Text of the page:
Students’ academic merit, not tuition cost, should drive college choice


by Aaron Reiss
Eagle Editorial Board

One of my best friends recently got into a top-tier university. I could not be happier for him.

His dad went there, he has grown up rooting for the school’s sports teams since he was in diapers and it is his first choice for college.

It sounds simple: he will accept the University’s offer of admission and begin counting down the days until he moves into his dorm. If only it were that easy.

Despite working hard in high school for four years, my friend will not know if he can attend the school of his dreams until April, when decisions on financial aid are made.

Until then, his parents are selling their home and downsizing to a condo, partially in an effort to pay for his top choice school’s tuition.

Hearing this brought me to one thought: it is not worth it.

The worrisome anticipation for the University’s April financial aid decisions to approach; the selling of his home; the idea that someone who has wanted nothing other than to attend a school for his whole life may not be able to not because of merit, but because of finances.

It all isn’t worth it.

College costs too much.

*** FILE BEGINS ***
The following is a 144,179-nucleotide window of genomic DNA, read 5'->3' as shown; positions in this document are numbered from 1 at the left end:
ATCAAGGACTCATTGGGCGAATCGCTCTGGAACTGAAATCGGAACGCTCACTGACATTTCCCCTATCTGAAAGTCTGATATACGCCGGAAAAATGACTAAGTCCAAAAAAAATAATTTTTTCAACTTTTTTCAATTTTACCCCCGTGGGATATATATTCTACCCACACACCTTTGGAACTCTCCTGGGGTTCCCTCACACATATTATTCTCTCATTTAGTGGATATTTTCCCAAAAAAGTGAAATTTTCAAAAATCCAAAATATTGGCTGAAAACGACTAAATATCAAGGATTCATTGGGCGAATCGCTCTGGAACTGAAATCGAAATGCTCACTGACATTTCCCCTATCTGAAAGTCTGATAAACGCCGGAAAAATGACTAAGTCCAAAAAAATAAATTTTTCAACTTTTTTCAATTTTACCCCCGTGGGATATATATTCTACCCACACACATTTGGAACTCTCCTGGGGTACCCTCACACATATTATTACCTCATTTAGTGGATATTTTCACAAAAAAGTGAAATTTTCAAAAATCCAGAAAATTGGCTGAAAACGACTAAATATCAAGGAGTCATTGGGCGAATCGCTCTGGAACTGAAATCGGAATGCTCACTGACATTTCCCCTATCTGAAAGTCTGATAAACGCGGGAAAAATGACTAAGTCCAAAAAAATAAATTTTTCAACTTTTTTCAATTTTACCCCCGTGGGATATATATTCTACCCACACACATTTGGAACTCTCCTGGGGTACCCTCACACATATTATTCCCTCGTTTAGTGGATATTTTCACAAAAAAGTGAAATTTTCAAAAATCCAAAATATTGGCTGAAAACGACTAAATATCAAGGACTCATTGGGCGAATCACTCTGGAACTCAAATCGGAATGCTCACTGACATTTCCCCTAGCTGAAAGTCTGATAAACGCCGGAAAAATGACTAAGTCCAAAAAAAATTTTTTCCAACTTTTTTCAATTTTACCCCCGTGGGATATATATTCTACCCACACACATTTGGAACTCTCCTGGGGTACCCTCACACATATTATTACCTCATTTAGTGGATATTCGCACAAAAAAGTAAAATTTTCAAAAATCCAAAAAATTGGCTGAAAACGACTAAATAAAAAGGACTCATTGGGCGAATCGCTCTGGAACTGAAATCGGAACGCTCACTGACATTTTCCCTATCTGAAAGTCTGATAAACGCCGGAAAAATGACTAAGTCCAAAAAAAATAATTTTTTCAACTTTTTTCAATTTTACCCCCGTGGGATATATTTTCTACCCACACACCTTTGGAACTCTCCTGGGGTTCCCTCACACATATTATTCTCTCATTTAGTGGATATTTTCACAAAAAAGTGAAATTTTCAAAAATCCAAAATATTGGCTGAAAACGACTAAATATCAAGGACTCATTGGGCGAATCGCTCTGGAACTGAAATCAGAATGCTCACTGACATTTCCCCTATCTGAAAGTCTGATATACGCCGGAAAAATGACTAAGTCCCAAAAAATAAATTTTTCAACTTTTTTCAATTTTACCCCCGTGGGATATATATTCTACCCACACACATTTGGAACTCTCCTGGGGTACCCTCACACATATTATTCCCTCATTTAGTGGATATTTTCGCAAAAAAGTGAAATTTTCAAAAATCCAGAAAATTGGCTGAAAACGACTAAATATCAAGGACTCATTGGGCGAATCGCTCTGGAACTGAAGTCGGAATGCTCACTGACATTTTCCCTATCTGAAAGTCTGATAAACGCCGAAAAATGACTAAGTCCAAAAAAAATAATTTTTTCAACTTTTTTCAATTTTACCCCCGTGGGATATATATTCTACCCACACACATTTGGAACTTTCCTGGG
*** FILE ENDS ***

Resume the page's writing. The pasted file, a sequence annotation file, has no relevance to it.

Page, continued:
I am not critiquing my friend and his parents for choosing to sell their home. I know how badly my friend wants to attend the school, and only he can determine how important it is for him to go there instead of the other schools he’s been offered admission to.

What I think is ridiculous, frustrating and stupid is the fact that anyone should need to sell their home or wait in agony for a financial aid decision in order to determine whether or not they can attend the school of their dreams.

Many top universities in the country – which tend to be smaller because of more selective admissions – have endowments that exceed five billion dollars.

One way or another, colleges, especially private ones, must find a way to be affordable.

If a student is qualified to attend a school, finances should not play a role.

This is idealistic, yes; our nation and its higher education system will never be void of financial issues.

But I do not think I should have to hear as many students as I do say that finances, not intellect and four years of hard work in high school, will decide where they go to college.

I learn as much from my peers as I do from my teachers.

If some students are unable to attend a university because of costs, it not only hurts those students, but the school community as a whole, whose students would benefit from being in a classroom with those people.

The point of higher education is to expand the mind of students, to have them be enlightened not only in the classroom but through interactions they have with different people on campus who crave knowledge as much as they do.

There should not be a financial cap on who’s allowed to experience this.